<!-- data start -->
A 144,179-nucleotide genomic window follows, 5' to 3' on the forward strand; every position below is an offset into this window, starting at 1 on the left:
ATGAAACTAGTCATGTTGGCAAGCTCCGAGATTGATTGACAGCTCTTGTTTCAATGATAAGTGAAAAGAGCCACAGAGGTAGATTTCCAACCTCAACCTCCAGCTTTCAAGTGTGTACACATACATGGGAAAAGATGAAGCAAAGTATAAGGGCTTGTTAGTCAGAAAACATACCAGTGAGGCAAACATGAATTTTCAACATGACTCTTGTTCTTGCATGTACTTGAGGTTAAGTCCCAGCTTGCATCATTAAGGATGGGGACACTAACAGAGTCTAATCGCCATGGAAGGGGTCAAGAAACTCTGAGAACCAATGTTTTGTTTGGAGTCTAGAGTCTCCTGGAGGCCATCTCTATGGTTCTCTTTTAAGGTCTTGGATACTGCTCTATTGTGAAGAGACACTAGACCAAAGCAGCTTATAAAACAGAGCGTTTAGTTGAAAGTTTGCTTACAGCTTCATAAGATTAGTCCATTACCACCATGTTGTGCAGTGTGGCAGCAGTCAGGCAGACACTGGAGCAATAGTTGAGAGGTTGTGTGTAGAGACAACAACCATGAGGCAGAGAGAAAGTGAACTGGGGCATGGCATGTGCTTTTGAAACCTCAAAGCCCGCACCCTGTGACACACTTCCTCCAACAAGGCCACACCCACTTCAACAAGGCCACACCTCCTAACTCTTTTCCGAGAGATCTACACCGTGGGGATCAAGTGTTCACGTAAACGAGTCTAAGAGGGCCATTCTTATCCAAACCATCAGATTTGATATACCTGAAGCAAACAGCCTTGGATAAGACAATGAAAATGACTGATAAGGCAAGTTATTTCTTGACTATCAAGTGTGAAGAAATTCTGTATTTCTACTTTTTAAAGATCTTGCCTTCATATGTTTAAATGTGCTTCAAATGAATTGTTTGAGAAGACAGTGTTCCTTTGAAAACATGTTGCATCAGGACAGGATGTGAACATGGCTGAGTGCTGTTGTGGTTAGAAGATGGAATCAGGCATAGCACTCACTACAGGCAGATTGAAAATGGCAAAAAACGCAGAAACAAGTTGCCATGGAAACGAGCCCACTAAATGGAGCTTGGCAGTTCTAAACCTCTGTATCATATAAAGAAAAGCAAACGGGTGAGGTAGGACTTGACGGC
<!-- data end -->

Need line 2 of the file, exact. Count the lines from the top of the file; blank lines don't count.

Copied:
ATGAAACTAGTCATGTTGGCAAGCTCCGAGATTGATTGACAGCTCTTGTTTCAATGATAAGTGAAAAGAGCCACAGAGGTAGATTTCCAACCTCAACCTCCAGCTTTCAAGTGTGTACACATACATGGGAAAAGATGAAGCAAAGTATAAGGGCTTGTTAGTCAGAAAACATACCAGTGAGGCAAACATGAATTTTCAACATGACTCTTGTTCTTGCATGTACTTGAGGTTAAGTCCCAGCTTGCATCATTAAGGATGGGGACACTAACAGAGTCTAATCGCCATGGAAGGGGTCAAGAAACTCTGAGAACCAATGTTTTGTTTGGAGTCTAGAGTCTCCTGGAGGCCATCTCTATGGTTCTCTTTTAAGGTCTTGGATACTGCTCTATTGTGAAGAGACACTAGACCAAAGCAGCTTATAAAACAGAGCGTTTAGTTGAAAGTTTGCTTACAGCTTCATAAGATTAGTCCATTACCACCATGTTGTGCAGTGTGGCAGCAGTCAGGCAGACACTGGAGCAATAGTTGAGAGGTTGTGTGTAGAGACAACAACCATGAGGCAGAGAGAAAGTGAACTGGGGCATGGCATGTGCTTTTGAAACCTCAAAGCCCGCACCCTGTGACACACTTCCTCCAACAAGGCCACACCCACTTCAACAAGGCCACACCTCCTAACTCTTTTCCGAGAGATCTACACCGTGGGGATCAAGTGTTCACGTAAACGAGTCTAAGAGGGCCATTCTTATCCAAACCATCAGATTTGATATACCTGAAGCAAACAGCCTTGGATAAGACAATGAAAATGACTGATAAGGCAAGTTATTTCTTGACTATCAAGTGTGAAGAAATTCTGTATTTCTACTTTTTAAAGATCTTGCCTTCATATGTTTAAATGTGCTTCAAATGAATTGTTTGAGAAGACAGTGTTCCTTTGAAAACATGTTGCATCAGGACAGGATGTGAACATGGCTGAGTGCTGTTGTGGTTAGAAGATGGAATCAGGCATAGCACTCACTACAGGCAGATTGAAAATGGCAAAAAACGCAGAAACAAGTTGCCATGGAAACGAGCCCACTAAATGGAGCTTGGCAGTTCTAAACCTCTGTATCATATAAAGAAAAGCAAACGGGTGAGGTAGGACTTGACGGC